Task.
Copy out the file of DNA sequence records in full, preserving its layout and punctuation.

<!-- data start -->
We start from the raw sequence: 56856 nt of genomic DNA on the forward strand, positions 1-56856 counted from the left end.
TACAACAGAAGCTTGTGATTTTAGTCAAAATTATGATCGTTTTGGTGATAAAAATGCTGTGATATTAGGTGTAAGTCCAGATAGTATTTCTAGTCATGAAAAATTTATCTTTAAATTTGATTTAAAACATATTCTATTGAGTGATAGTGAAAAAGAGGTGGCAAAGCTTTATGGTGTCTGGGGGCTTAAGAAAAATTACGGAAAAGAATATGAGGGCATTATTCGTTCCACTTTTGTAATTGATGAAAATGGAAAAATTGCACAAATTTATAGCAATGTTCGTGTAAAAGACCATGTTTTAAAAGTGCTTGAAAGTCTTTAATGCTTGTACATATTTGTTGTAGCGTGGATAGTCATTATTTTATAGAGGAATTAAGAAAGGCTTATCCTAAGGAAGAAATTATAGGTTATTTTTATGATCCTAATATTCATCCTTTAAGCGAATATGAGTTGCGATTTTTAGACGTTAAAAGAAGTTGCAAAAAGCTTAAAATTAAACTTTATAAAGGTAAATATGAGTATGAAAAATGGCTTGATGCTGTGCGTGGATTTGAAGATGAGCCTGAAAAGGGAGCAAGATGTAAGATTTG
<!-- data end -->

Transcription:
We start from the raw sequence: 56856 nt of genomic DNA on the forward strand, positions 1-56856 counted from the left end.
TACAACAGAAGCTTGTGATTTTAGTCAAAATTATGATCGTTTTGGTGATAAAAATGCTGTGATATTAGGTGTAAGTCCAGATAGTATTTCTAGTCATGAAAAATTTATCTTTAAATTTGATTTAAAACATATTCTATTGAGTGATAGTGAAAAAGAGGTGGCAAAGCTTTATGGTGTCTGGGGGCTTAAGAAAAATTACGGAAAAGAATATGAGGGCATTATTCGTTCCACTTTTGTAATTGATGAAAATGGAAAAATTGCACAAATTTATAGCAATGTTCGTGTAAAAGACCATGTTTTAAAAGTGCTTGAAAGTCTTTAATGCTTGTACATATTTGTTGTAGCGTGGATAGTCATTATTTTATAGAGGAATTAAGAAAGGCTTATCCTAAGGAAGAAATTATAGGTTATTTTTATGATCCTAATATTCATCCTTTAAGCGAATATGAGTTGCGATTTTTAGACGTTAAAAGAAGTTGCAAAAAGCTTAAAATTAAACTTTATAAAGGTAAATATGAGTATGAAAAATGGCTTGATGCTGTGCGTGGATTTGAAGATGAGCCTGAAAAGGGAGCAAGATGTAAGATTTG